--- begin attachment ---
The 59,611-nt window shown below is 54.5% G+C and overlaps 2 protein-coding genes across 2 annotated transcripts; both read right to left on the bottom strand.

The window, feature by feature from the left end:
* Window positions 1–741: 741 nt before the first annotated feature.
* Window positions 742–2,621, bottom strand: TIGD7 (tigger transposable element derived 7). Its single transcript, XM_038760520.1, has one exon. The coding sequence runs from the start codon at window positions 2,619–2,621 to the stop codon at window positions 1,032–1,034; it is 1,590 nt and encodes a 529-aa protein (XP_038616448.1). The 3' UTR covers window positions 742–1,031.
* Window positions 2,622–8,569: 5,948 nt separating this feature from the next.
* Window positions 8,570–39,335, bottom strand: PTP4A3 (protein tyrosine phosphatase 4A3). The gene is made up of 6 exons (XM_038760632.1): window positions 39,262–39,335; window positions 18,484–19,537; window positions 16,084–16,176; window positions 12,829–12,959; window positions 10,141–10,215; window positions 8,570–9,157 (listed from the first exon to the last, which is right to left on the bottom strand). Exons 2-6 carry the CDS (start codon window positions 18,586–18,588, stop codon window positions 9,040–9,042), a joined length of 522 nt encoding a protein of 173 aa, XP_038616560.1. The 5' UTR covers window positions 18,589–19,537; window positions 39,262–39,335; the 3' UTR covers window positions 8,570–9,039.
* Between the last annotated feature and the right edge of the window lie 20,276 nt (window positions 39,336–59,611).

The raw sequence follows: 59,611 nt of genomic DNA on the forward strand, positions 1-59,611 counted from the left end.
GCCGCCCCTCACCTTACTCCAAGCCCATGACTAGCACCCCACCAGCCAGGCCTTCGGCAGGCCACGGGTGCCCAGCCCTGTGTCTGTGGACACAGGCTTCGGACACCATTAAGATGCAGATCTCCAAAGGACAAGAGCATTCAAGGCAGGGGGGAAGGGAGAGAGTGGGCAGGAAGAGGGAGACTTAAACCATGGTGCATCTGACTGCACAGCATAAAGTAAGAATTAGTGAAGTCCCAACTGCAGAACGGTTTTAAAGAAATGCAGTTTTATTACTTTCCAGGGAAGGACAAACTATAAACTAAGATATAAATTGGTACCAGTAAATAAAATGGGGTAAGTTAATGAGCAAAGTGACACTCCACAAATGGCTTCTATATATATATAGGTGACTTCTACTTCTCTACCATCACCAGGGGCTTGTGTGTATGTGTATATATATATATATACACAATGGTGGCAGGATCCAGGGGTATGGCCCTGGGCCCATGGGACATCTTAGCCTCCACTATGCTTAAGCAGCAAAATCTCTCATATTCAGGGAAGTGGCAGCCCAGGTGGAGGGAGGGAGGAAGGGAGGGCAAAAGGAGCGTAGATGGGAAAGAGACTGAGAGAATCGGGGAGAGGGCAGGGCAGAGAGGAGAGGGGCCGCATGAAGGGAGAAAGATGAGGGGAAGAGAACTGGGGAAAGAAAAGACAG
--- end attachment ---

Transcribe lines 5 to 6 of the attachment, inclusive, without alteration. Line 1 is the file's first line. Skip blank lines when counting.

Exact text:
* Window positions 2,622–8,569: 5,948 nt separating this feature from the next.
* Window positions 8,570–39,335, bottom strand: PTP4A3 (protein tyrosine phosphatase 4A3). The gene is made up of 6 exons (XM_038760632.1): window positions 39,262–39,335; window positions 18,484–19,537; window positions 16,084–16,176; window positions 12,829–12,959; window positions 10,141–10,215; window positions 8,570–9,157 (listed from the first exon to the last, which is right to left on the bottom strand). Exons 2-6 carry the CDS (start codon window positions 18,586–18,588, stop codon window positions 9,040–9,042), a joined length of 522 nt encoding a protein of 173 aa, XP_038616560.1. The 5' UTR covers window positions 18,589–19,537; window positions 39,262–39,335; the 3' UTR covers window positions 8,570–9,039.